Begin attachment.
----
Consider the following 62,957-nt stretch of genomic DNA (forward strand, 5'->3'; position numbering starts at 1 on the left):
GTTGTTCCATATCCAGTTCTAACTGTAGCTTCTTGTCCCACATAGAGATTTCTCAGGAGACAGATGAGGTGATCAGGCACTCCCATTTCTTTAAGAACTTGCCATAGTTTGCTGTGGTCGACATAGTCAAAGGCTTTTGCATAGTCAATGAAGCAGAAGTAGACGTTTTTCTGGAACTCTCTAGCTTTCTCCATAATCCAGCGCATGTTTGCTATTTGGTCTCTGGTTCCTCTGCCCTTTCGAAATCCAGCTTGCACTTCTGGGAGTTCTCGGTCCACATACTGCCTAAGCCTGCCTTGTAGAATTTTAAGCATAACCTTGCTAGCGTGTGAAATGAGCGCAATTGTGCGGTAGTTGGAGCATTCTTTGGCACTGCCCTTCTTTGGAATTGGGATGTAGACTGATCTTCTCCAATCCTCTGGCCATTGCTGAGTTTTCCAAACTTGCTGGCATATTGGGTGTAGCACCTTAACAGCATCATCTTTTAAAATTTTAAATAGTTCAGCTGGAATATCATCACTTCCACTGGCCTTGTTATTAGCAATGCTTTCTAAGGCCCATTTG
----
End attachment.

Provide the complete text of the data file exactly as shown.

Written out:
Consider the following 62,957-nt stretch of genomic DNA (forward strand, 5'->3'; position numbering starts at 1 on the left):
GTTGTTCCATATCCAGTTCTAACTGTAGCTTCTTGTCCCACATAGAGATTTCTCAGGAGACAGATGAGGTGATCAGGCACTCCCATTTCTTTAAGAACTTGCCATAGTTTGCTGTGGTCGACATAGTCAAAGGCTTTTGCATAGTCAATGAAGCAGAAGTAGACGTTTTTCTGGAACTCTCTAGCTTTCTCCATAATCCAGCGCATGTTTGCTATTTGGTCTCTGGTTCCTCTGCCCTTTCGAAATCCAGCTTGCACTTCTGGGAGTTCTCGGTCCACATACTGCCTAAGCCTGCCTTGTAGAATTTTAAGCATAACCTTGCTAGCGTGTGAAATGAGCGCAATTGTGCGGTAGTTGGAGCATTCTTTGGCACTGCCCTTCTTTGGAATTGGGATGTAGACTGATCTTCTCCAATCCTCTGGCCATTGCTGAGTTTTCCAAACTTGCTGGCATATTGGGTGTAGCACCTTAACAGCATCATCTTTTAAAATTTTAAATAGTTCAGCTGGAATATCATCACTTCCACTGGCCTTGTTATTAGCAATGCTTTCTAAGGCCCATTTG